Nevertheless, the thin-client model offers an excellent option for sites with smaller budgets and basic 3D needs. “The need for sophisticated volume rendering tools is diminished in smaller facilities, where most of the traumatic cases will be referred to tertiary centers,” notes Singleton. A thin-client PACS with basic 3D functionality and a single user license for advanced rendering often meets the clinical, financial and workflow needs of smaller sites. The upshot? Assess your needs, but don’t overdo it. It’s best to find a solution that can grow with the site rather than a solution that the site will need to grow into.

Evaluating Thin-Client Options
Johns Hopkins University Professor Elliot Fishman, MD, concentrates on an image via Siemens Medical Solutions’ syngo Webspace thin-client connection.There is an array of PACS thin-client systems on the market, but not all are created equally. It’s critical to invest in a solution that will meet the facility’s need over the long haul.
  • CT slice count will continue to climb. Make sure the PACS is equipped to handle the increased image volume, says Mark Beller, MD, director of advanced imaging for Renaissance Imaging Medical Associates in Los Angeles.
  • If necessary, educate others about the overall cost of ownership of thin clients and workstations. A single workstation may appear to be a bargain, but drastically limits the availability of 3D reconstruction functions. Thin clients distribute 3D to multiple simultaneous users.
  • The web-based system should provide access to the same reading functionality everywhere. Some solutions compromise functionality across reading stations. The same 3D tools and features should be available at every client. In addition, the system should not sacrifice image quality for convenience; radiologists won’t trade image quality for convenience.
  • Make sure a solution geared to enterprise users is easy to use, says Elliot Fishman, MD, director, diagnostic imaging and body CT at The Johns Hopkins University School of Medicine in Baltimore, Md. Training hundreds of enterprise users with varying degrees of computer know-how is a far more difficult task than educating a handful of computer-savvy radiologists and techs. Some systems are notoriously complex and require an entire shelf of manuals to complete reconstructions, says Allen Elster, MD, chairman of radiology at Wake Forest University Baptist Medical Center in Winston-Salem, N.C.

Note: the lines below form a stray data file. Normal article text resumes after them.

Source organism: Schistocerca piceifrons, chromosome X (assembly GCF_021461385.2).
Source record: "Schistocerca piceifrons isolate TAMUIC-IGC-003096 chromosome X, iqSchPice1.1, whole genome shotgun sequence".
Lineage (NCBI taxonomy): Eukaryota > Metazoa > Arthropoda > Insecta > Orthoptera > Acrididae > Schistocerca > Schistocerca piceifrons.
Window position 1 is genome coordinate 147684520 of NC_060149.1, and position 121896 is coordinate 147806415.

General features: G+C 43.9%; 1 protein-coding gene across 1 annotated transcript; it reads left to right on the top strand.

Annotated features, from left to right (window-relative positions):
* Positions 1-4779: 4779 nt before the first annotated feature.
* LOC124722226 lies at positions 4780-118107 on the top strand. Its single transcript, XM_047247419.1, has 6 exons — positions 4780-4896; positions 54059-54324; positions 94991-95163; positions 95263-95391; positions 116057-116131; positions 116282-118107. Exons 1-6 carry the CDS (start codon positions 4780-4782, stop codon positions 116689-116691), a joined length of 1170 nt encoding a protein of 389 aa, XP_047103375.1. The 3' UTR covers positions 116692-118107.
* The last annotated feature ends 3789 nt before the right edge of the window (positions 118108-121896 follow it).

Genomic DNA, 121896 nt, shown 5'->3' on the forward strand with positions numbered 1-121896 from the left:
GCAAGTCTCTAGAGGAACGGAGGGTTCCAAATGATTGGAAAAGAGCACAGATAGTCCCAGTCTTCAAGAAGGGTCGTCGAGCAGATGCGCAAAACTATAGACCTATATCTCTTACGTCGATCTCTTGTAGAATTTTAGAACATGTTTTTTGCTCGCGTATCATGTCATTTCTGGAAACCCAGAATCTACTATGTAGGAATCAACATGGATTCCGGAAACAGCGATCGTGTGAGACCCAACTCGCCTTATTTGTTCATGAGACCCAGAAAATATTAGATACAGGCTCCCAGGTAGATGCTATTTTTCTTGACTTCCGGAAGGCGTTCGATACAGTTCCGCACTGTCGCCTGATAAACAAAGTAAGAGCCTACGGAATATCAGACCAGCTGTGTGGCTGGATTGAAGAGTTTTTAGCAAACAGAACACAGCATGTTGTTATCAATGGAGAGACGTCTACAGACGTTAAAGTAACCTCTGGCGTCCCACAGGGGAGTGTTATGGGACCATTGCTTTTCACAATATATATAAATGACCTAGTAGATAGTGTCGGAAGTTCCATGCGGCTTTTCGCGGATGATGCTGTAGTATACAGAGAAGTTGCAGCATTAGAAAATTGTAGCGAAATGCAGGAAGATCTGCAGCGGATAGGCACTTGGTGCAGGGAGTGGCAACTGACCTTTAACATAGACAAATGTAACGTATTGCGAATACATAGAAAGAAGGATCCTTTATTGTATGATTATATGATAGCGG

• The thin client should run on a range of platforms including Apples and personal computers, so it is truly available across the enterprise.
  • Is the system economically scaleable, asks Fishman. Sites tend to start small, but 3D can grow rapidly. Adding an additional five, 10 or 20 licenses should be easy and economical.
  • Look for robust storage capabilities. Reading multiple 3D cases requires heavy duty storage with storage requirements rapidly escalating into the terabyte range depending on procedure volume. The solution should provide multiple simultaneous readers with a quality experience. That is, if a site buys a license for five seats, the system should meet minimum performance criteria for five concurrent users.
  • “3D should tie into a strong asset management plan,” advises Susan Proudfoot, administrative director of radiology at Denver Health Medical Center in Colorado. The enterprise should know when 16- and 64-slice CT will be deployed and plan for impacts on storage and other essentials like 3D post-processing technology.
  • “Know exactly what you need in a 3D tool, and specify it in the RFP [request for proposal]. Deploying 3D requires homework, site visits and strong planning. If a site starts weak, it will remain behind the eight ball,” states Proudfoot.

Through thick and thin, and smart
Client terminology — thick, thin and smart — can seem like a quagmire. Here’s a crash course in the basics. 
  • Thin clients communicate with a central processing server that transmits images to standard computers for 3D rendering. Thin clients lower hardware requirements as the server handles most of the processing.
  • Thick clients comprise software applications that are individually loaded onto workstations.
  • Smart clients are internet-connected devices that allow a user’s local applications to interact with server-based applications through the use of web services.